Mindset Force Management LLC

  Class Listings


Law Enforcement Classes


As our name eludes, Mindset Force Management, LLC provides more than innovative and researched skills, tactics and techniques training. We offer a model and process that allows officers to make quick decisions with confidence under threat and have the skills to execute. We provide use of force instructors with comprehensive advanced training and research. It is our observation that many if not most state specialized instructor certifications only cover how to instruct state mandated material for basic law enforcement training. We found it surprising that there was little to no training for Professional Standards/Internal Affairs, supervisors, and managers on how to assess, determine risk, and manage individual and overall use of force incidents. Without this skill how can managers begin to accurately assess policy, training, instructors' and supervisors' use of force abilities?

​Risk cannot be removed from use of force; it only can be minimized and managed. There are Four Elements of Reasonable Force: knowledge, skills, decision-making, and documentation. All four must be at a minimum level of proficiency in order for risk to be minimized. Weakness in just one element greatly increases the risk a given use of force can't be justified in court or public opinion. Although these elements apply to any position in an agency, how they are trained and used are different. Using force in the field is a different skill set than instructing it. Assessing and supervising use of force is different than using it; as well as managing use of force needs different skills than supervising. In order for use of force risk to be minimized, the majority of use of force success should be a result of training, policy, and supervision. Just as important, use of force failures should not be a result of a lack of training, poor policy, and/or supervision. 

Our training provides advanced understanding and application of the Four Elements of Reasonable Force specific to the job function. For risk to be minimized, there also must be an ethical component. It is not enough to be legally justified. Everything legal is not always ethical. Just because a good policy or best practice says I can, doesn't mean I should. How officers make decisions, especially under rapidly evolving circumstances and varying levels of threat it critical. What process does your agency use? Most don't have one. Most basic law enforcement training only provides decision-making models and stress the need to make good decisions, but do not provide a practical process to use particularly in tense situations requiring quick decisions. Many specialized instructor courses do not provide one. How do supervisors or investigators assess decision-making? How does command staff assess this element accurately and improve risk? We provide this training at all levels.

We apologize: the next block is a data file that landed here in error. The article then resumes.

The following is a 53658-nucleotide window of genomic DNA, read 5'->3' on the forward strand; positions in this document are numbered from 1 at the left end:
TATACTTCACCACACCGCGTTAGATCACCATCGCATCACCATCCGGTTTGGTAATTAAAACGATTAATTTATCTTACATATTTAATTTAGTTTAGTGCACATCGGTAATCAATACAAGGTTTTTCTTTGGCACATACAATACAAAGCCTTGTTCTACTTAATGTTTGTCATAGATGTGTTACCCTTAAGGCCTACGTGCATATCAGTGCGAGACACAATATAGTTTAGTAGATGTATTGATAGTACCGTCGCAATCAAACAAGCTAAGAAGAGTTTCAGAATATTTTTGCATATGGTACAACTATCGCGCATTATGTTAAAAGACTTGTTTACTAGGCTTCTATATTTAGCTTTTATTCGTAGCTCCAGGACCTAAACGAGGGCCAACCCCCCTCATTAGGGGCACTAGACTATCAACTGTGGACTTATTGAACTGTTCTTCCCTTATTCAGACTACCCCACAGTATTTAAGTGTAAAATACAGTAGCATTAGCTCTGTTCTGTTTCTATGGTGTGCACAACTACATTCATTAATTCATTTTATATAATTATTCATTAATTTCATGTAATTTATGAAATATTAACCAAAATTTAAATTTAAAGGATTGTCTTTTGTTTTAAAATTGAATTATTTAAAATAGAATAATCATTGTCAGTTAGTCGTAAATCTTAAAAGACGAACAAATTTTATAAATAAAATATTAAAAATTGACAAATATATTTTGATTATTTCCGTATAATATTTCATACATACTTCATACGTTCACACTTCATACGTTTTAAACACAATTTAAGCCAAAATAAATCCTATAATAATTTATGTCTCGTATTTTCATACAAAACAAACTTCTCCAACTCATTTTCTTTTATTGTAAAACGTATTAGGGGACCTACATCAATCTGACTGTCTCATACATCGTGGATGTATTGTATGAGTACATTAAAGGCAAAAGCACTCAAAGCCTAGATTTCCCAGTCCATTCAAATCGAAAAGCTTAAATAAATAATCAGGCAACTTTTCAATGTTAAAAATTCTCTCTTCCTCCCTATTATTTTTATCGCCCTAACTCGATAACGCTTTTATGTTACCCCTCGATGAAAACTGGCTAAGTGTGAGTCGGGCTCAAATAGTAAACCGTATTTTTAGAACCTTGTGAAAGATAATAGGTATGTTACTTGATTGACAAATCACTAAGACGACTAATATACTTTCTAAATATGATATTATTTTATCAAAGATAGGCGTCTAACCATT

Courses

Below are descriptions of some of our courses. Class dates are listed at the bottom of the course description. Click the course button at the bottom of the course description or go to the Registration tab at the top of the page to register for a given course. If you would like to host a course or have us design a targeted training contact us and we will send you hosting requirements (click contact tab above).


Use of Force Assessment and Risk Management for Supervisors (Managing Risks in Use of Force Encounters Supervisor) - 1 day

Who should attend: Field Training Officers, Instructors, Professional Standards/Internal Affairs, Sergeants, Lieutenants, or managers who assess use of force

This course focuses on individual use of force assessment by instructors and supervisors. Understanding and applying the four elements of reasonable force (Knowledge, Skills, Decision Making, Documentation) are given.  "Root Cause" analysis skills are developed to differentiate between symptoms and causes.   This course breaks down decision making and documentation into processes that can be evaluated objectively. Understanding how to request additional clarity and detail from officers/deputies without corrupting the process is an important skill to understand and  practice. This assessment process can be applied to evaluate performance in all use of force training (BLET, in-service, remedial) as well. The design of this course also improves instructor and supervisor risk management for failing to train and/or supervise in both the training and field environment. This course provides the basis for evaluating force incident risk in the following areas: Criminal/Civil, employment, decision making, and stress management. Accurate force risk assessment of incidents and training allow for better management and predictability of future incidents. This allows instructors/supervisors to be proactive in their duties and provide command staff a more accurate understanding of not just individual force risk, but agency force risk management.